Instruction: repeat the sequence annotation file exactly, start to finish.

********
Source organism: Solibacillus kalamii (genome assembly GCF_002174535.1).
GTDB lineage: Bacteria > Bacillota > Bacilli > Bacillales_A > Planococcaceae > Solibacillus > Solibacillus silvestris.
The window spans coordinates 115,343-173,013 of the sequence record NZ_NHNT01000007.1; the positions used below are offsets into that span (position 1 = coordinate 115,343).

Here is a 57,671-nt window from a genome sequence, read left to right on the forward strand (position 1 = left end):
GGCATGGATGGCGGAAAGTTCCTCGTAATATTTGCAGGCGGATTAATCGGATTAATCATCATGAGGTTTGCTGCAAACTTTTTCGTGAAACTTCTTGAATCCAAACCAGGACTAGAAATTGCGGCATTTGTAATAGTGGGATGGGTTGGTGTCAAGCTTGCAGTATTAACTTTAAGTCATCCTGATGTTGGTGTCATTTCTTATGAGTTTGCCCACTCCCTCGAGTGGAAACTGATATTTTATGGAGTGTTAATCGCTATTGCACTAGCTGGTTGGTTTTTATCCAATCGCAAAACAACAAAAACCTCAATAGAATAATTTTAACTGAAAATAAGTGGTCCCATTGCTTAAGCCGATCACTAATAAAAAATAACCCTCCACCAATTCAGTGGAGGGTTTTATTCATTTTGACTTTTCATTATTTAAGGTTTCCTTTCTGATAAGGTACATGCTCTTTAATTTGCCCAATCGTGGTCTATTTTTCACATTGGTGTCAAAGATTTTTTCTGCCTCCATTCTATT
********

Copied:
Source organism: Solibacillus kalamii (genome assembly GCF_002174535.1).
GTDB lineage: Bacteria > Bacillota > Bacilli > Bacillales_A > Planococcaceae > Solibacillus > Solibacillus silvestris.
The window spans coordinates 115,343-173,013 of the sequence record NZ_NHNT01000007.1; the positions used below are offsets into that span (position 1 = coordinate 115,343).

Here is a 57,671-nt window from a genome sequence, read left to right on the forward strand (position 1 = left end):
GGCATGGATGGCGGAAAGTTCCTCGTAATATTTGCAGGCGGATTAATCGGATTAATCATCATGAGGTTTGCTGCAAACTTTTTCGTGAAACTTCTTGAATCCAAACCAGGACTAGAAATTGCGGCATTTGTAATAGTGGGATGGGTTGGTGTCAAGCTTGCAGTATTAACTTTAAGTCATCCTGATGTTGGTGTCATTTCTTATGAGTTTGCCCACTCCCTCGAGTGGAAACTGATATTTTATGGAGTGTTAATCGCTATTGCACTAGCTGGTTGGTTTTTATCCAATCGCAAAACAACAAAAACCTCAATAGAATAATTTTAACTGAAAATAAGTGGTCCCATTGCTTAAGCCGATCACTAATAAAAAATAACCCTCCACCAATTCAGTGGAGGGTTTTATTCATTTTGACTTTTCATTATTTAAGGTTTCCTTTCTGATAAGGTACATGCTCTTTAATTTGCCCAATCGTGGTCTATTTTTCACATTGGTGTCAAAGATTTTTTCTGCCTCCATTCTATT